In the late 19th and early 20th centuries, Glasgow’s population grew rapidly, reaching a peak of 1,127,825 people in 1938.  Comprehensive urban renewal projects in the 1960s resulted in large-scale relocation of people to designated new towns, such as Cumbernauld, Livingston, East Kilbride and peripheral suburbs, followed by successive boundary changes. This process reduced the population of the City of Glasgow council area to an estimated 615,070, with 1,209,143 people living in the Greater Glasgow urban area.  The wider metropolitan area is home to over 1,800,000 people, equating to around 33% of Scotland’s population. The city has one of the highest densities of any locality in Scotland at 4,023/km2.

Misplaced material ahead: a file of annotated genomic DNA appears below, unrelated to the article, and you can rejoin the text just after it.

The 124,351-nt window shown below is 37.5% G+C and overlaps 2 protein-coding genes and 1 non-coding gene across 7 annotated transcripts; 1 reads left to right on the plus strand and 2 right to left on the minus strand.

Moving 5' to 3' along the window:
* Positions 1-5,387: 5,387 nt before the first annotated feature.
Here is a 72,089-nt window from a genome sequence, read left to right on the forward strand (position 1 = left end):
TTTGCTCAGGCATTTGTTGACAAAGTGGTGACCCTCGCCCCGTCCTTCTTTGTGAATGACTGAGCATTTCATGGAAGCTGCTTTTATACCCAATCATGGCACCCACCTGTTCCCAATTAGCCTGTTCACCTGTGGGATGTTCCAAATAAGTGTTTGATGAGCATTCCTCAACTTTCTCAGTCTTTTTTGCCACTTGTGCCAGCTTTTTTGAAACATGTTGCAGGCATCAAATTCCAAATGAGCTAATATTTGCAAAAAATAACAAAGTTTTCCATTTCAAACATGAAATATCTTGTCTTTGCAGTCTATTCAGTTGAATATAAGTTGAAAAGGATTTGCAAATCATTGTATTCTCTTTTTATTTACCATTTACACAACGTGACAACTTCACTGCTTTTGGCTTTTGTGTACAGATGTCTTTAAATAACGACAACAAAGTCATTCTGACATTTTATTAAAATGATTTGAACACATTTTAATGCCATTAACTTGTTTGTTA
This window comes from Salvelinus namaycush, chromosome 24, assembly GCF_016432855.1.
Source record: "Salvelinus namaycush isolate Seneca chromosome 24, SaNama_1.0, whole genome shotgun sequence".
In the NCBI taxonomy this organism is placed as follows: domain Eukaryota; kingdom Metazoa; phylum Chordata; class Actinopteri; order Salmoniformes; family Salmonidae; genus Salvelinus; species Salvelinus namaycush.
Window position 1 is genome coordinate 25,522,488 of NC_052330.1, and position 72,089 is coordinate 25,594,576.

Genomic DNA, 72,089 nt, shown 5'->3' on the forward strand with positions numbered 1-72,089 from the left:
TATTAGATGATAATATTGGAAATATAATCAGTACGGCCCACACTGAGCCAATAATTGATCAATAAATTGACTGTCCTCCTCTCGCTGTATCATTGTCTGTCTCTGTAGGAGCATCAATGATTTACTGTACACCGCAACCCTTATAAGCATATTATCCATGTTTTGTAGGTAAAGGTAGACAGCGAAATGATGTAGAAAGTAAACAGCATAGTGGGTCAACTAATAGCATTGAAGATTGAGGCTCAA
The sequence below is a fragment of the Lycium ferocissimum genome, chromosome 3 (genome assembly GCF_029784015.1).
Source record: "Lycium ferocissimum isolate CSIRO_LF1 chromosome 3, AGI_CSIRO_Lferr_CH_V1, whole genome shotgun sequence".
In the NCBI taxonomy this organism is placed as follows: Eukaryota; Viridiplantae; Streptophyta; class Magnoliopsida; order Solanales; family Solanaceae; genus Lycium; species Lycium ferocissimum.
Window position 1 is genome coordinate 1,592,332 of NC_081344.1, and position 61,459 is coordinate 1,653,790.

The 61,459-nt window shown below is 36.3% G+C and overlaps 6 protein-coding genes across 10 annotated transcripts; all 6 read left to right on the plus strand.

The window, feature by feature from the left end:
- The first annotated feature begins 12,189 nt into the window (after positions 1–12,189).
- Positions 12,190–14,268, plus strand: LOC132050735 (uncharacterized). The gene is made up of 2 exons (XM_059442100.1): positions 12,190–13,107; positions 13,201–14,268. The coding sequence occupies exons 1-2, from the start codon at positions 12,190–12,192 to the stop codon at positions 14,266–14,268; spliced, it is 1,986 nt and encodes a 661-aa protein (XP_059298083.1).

Glasgow hosted the 2014 Commonwealth Games and the first European Championships in 2018; and is also well known in the sporting world for football (particularly the Old Firm rivalry between Celtic and Rangers), rugby, athletics, tennis, golf and swimming.

Today, Glasgow has a diverse architectural scene, one of the key factors leading visitors to the city. From the city centre sprawling with grand Victorian buildings, to the many glass and metal edifices in the International Financial Services District to the serpentine terraces of blonde and red sandstone in the fashionable west end and the imposing mansions which make up Pollokshields, on the south side. The banks of the River Clyde are also dotted with a plethora of futuristic-looking buildings which include Riverside Museum, Glasgow Science Centre, the SSE Hydro and the SEC Armadillo.

Etymology